A spice commonly found in Middle Eastern recipes such as curry could be used to combat dementia, according to a study published in the journal PLoS One.
Curcumin, a spice found in curry, can be used to combat dementia
We recently reported that a synthetic version of curcumin, the substance which gives turmeric its hallmark yellow colouring, inhibits the growth of prostate cancer cells.
And in September 2011, researchers claimed that curcumin can work to suppress the biological mechanisms that cause tendonitis.
Now, scientists say that curcumin, which has been used as a medicine for thousands of years, can combat dementia.
Researchers at Linkoping University studied the effects of curcumin on genetically engineered fruit flies with a nervous disorder similar to dementia.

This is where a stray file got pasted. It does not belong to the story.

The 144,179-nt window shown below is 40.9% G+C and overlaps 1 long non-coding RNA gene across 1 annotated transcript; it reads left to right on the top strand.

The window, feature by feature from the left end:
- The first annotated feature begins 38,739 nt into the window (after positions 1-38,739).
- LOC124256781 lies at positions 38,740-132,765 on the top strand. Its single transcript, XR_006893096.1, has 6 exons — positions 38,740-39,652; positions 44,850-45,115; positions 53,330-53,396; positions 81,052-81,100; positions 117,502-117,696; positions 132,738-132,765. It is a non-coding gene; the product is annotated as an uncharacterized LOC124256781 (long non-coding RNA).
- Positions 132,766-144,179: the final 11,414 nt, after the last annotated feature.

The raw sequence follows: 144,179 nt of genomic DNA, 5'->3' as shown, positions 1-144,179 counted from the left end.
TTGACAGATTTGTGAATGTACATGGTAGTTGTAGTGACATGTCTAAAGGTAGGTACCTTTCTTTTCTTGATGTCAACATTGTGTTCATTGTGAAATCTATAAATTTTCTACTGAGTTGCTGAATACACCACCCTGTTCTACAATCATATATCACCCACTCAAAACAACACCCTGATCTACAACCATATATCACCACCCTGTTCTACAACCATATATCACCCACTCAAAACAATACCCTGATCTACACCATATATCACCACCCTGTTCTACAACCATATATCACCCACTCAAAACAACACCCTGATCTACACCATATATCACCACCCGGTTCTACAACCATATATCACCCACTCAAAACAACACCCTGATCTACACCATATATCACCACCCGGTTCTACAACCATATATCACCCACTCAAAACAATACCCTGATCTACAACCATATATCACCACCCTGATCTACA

Fruit flies given curcumin lived 75 per cent longer, and also maintained their mobility longer.
However, scientists saw no decrease of amyloid plaques in the brain or eyes of the insects, the cluster of proteins linked to Alzheimer’s disease.
Instead, the researchers concluded that curcumin reduced the amount of oligomers in the fruit flies, the precursor forms of amyloid plaques, and accelerated the formation of nerve fibres.
Professor Hammarstrom, of Linkoping University in Sweden, said: 'The results confirm our belief that it is the oligomers that are most harmful to the nerve cells.'
Their findings could help explain why rates of dementia are so much lower among the elderly in India than in the West. Indeed, a recent study showed that Alzheimer’s affects just one per cent of people over the age of 65 living in some Indian villages.
Researchers now hope that drugs with similar properties to curcumin could be used as preventative treatments for dementia.
Patients with private medical insurance often have access to treatments not available on the NHS, so compare health insurance policies online now to ensure you will be eligible for revolutionary drugs in the future.
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